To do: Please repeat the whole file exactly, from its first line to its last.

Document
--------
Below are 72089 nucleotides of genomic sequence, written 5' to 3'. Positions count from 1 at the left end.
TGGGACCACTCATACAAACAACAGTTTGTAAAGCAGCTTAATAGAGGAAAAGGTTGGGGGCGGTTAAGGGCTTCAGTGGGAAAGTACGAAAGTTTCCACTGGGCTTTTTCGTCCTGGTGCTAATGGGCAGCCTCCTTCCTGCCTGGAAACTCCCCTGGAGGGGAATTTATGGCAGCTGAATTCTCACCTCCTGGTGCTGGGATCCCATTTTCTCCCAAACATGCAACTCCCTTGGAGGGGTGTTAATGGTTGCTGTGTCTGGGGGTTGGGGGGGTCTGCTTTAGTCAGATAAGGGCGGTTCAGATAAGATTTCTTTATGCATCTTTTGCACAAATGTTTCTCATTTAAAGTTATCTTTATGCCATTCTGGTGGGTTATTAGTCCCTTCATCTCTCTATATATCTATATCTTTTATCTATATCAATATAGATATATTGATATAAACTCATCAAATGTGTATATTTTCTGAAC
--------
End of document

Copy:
Below are 72089 nucleotides of genomic sequence, written 5' to 3'. Positions count from 1 at the left end.
TGGGACCACTCATACAAACAACAGTTTGTAAAGCAGCTTAATAGAGGAAAAGGTTGGGGGCGGTTAAGGGCTTCAGTGGGAAAGTACGAAAGTTTCCACTGGGCTTTTTCGTCCTGGTGCTAATGGGCAGCCTCCTTCCTGCCTGGAAACTCCCCTGGAGGGGAATTTATGGCAGCTGAATTCTCACCTCCTGGTGCTGGGATCCCATTTTCTCCCAAACATGCAACTCCCTTGGAGGGGTGTTAATGGTTGCTGTGTCTGGGGGTTGGGGGGGTCTGCTTTAGTCAGATAAGGGCGGTTCAGATAAGATTTCTTTATGCATCTTTTGCACAAATGTTTCTCATTTAAAGTTATCTTTATGCCATTCTGGTGGGTTATTAGTCCCTTCATCTCTCTATATATCTATATCTTTTATCTATATCAATATAGATATATTGATATAAACTCATCAAATGTGTATATTTTCTGAAC